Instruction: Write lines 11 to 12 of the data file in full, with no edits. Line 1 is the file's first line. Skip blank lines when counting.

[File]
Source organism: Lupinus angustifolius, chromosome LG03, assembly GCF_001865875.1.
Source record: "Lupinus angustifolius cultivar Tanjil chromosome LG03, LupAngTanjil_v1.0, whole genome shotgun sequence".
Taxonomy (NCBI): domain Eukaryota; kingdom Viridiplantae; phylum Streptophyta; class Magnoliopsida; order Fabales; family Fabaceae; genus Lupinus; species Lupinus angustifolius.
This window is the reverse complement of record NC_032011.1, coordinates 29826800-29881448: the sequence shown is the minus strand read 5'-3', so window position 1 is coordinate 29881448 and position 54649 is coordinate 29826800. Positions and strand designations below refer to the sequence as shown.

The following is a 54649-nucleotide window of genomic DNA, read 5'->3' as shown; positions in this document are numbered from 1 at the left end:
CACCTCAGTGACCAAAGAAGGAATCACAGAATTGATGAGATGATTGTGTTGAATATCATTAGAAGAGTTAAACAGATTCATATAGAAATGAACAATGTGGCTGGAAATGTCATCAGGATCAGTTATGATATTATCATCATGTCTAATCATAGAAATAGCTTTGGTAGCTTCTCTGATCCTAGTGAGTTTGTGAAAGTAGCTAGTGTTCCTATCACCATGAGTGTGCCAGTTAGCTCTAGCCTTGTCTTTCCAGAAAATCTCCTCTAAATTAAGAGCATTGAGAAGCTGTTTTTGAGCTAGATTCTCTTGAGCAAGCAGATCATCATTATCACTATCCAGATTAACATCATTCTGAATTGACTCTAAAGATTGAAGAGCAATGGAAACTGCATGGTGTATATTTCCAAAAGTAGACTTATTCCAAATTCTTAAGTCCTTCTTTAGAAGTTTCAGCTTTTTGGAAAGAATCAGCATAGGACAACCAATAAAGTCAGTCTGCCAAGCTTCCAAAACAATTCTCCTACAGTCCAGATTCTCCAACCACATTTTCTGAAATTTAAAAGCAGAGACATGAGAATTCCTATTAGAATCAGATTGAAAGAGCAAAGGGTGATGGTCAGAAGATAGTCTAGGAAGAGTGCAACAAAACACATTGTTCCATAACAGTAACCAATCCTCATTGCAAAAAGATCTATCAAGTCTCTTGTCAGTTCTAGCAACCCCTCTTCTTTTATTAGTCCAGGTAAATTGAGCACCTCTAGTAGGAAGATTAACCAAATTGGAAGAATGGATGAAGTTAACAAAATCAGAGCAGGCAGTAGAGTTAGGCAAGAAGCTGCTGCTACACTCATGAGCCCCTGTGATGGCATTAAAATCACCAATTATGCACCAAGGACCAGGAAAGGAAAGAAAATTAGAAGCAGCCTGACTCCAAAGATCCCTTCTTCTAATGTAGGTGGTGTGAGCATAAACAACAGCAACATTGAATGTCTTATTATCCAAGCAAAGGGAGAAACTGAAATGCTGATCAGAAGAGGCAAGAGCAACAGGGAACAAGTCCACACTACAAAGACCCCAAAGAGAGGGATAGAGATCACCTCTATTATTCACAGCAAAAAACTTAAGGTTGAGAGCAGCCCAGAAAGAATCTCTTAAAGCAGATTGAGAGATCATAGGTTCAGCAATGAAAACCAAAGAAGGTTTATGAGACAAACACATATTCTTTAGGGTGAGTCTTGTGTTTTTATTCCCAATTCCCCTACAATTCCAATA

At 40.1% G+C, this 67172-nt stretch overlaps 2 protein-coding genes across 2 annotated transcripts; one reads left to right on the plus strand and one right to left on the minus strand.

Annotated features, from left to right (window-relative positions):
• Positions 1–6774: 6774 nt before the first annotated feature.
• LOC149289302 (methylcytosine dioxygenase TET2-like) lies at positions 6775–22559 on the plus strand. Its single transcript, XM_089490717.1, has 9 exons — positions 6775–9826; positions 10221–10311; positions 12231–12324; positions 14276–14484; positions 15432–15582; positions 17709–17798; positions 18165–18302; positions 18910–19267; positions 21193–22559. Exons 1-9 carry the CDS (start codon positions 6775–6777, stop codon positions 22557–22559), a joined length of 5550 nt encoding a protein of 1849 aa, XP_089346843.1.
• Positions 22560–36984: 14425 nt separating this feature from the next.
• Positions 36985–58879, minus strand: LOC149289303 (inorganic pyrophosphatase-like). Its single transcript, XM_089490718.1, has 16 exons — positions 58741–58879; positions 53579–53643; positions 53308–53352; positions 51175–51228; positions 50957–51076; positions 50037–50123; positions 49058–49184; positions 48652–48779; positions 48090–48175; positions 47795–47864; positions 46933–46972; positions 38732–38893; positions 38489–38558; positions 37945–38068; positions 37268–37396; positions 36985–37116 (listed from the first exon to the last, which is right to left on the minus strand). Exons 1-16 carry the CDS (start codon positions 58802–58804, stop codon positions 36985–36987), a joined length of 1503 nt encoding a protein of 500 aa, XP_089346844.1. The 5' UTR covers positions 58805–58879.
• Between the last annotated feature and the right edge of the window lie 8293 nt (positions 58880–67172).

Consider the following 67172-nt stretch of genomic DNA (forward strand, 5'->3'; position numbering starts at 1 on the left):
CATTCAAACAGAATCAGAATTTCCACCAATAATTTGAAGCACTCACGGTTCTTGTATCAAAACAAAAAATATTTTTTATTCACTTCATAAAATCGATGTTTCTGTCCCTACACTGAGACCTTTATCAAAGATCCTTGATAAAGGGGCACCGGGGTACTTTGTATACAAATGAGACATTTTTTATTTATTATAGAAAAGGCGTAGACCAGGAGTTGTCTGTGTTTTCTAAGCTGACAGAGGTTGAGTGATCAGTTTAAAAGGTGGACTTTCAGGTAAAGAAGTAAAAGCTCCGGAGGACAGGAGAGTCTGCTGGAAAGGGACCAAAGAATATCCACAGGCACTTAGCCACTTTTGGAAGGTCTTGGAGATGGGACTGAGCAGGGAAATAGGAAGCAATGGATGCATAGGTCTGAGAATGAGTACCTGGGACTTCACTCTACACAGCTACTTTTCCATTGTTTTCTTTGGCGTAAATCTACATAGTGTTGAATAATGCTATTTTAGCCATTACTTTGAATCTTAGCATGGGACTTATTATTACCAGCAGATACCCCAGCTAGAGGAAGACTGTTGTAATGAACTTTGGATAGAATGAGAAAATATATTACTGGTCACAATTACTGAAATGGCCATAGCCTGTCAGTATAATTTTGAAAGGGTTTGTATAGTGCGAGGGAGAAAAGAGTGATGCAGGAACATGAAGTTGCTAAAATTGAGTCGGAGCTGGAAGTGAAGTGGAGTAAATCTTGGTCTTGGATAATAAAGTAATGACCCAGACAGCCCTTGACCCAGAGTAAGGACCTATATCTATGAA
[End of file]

• Positions 22560–36984: 14425 nt separating this feature from the next.
• Positions 36985–58879, minus strand: LOC149289303 (inorganic pyrophosphatase-like). Its single transcript, XM_089490718.1, has 16 exons — positions 58741–58879; positions 53579–53643; positions 53308–53352; positions 51175–51228; positions 50957–51076; positions 50037–50123; positions 49058–49184; positions 48652–48779; positions 48090–48175; positions 47795–47864; positions 46933–46972; positions 38732–38893; positions 38489–38558; positions 37945–38068; positions 37268–37396; positions 36985–37116 (listed from the first exon to the last, which is right to left on the minus strand). Exons 1-16 carry the CDS (start codon positions 58802–58804, stop codon positions 36985–36987), a joined length of 1503 nt encoding a protein of 500 aa, XP_089346844.1. The 5' UTR covers positions 58805–58879.